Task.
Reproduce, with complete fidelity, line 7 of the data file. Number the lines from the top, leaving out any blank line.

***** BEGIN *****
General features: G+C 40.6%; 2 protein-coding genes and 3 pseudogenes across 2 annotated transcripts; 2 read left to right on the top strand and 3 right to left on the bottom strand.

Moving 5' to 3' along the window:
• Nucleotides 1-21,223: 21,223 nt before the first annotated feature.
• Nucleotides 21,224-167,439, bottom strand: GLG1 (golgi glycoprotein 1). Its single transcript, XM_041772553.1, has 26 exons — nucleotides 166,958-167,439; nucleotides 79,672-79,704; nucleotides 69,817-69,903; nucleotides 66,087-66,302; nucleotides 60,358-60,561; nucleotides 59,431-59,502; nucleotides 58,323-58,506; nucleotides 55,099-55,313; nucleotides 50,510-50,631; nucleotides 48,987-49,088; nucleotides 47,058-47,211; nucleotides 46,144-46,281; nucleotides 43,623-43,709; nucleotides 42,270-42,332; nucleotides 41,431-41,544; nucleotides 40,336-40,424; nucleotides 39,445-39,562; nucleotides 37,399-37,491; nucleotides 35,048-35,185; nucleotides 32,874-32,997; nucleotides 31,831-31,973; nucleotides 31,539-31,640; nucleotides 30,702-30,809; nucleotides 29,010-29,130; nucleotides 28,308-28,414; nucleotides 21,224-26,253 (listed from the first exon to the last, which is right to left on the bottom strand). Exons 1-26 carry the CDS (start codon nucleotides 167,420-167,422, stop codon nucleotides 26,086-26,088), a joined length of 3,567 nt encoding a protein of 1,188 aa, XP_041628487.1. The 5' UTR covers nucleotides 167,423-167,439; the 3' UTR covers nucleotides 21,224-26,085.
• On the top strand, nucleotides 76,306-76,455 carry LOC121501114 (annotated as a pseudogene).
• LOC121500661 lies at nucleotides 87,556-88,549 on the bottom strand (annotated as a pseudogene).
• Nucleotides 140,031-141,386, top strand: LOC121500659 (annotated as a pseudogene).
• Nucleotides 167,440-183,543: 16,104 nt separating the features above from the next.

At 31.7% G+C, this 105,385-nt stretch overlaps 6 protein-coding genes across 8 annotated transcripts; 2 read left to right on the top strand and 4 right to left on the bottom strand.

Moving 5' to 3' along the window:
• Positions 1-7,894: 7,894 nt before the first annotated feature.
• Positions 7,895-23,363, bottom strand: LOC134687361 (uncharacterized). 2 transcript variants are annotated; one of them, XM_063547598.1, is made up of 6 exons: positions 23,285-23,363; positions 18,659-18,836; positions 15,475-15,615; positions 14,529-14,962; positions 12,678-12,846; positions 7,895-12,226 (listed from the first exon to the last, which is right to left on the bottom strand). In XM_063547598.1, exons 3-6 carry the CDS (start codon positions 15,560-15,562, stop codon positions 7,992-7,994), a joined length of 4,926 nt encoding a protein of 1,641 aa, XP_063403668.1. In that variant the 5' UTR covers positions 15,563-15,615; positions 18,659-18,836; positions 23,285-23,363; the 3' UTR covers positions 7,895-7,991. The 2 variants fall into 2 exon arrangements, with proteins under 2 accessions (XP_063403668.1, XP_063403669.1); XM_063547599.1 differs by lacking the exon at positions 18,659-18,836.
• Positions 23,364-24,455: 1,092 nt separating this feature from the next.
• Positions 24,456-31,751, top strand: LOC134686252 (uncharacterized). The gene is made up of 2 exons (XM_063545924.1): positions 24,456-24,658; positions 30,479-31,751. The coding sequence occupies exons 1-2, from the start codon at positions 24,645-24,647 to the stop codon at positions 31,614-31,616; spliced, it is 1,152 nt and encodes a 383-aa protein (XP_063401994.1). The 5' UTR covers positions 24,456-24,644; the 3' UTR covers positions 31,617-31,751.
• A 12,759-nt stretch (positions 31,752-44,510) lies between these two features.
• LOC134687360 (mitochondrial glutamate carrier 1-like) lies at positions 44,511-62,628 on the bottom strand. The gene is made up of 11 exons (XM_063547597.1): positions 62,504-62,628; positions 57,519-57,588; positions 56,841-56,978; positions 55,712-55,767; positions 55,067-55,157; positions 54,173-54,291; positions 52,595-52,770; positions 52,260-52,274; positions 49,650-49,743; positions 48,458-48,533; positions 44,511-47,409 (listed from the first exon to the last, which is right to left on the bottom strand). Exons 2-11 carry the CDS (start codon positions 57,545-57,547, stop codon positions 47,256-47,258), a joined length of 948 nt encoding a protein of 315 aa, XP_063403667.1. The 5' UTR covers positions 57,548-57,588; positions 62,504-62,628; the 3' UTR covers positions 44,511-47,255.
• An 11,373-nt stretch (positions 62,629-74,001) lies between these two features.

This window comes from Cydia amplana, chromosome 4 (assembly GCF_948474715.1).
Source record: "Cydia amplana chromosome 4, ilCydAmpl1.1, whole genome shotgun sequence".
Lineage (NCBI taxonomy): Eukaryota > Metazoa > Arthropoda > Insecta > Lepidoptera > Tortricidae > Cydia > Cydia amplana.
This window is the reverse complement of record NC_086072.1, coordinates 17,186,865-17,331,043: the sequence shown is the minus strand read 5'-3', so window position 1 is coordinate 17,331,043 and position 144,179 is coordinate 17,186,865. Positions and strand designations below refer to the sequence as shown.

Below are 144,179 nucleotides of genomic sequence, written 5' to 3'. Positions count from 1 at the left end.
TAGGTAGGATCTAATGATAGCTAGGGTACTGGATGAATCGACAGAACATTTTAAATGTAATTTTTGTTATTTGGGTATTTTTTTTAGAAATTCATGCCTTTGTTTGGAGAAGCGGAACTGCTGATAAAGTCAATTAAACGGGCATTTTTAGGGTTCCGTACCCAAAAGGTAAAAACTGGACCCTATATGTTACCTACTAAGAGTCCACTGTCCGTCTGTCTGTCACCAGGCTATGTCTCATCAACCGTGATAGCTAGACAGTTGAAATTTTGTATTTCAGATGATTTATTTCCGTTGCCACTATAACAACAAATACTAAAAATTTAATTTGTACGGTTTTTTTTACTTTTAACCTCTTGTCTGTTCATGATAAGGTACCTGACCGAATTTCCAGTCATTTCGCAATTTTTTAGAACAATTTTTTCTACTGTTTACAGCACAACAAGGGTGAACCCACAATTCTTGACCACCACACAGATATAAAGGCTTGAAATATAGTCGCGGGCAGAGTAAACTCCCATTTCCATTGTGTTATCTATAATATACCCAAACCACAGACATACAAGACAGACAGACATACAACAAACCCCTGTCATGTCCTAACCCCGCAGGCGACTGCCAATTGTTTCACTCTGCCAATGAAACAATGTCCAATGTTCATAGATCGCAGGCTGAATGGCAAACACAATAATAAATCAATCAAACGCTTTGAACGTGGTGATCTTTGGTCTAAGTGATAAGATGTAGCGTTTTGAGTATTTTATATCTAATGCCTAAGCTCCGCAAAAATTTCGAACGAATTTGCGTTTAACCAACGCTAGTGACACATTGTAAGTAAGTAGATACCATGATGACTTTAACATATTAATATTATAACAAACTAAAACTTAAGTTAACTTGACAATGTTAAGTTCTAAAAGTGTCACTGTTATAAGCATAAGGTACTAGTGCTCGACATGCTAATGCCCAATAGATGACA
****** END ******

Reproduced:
• Nucleotides 140,031-141,386, top strand: LOC121500659 (annotated as a pseudogene).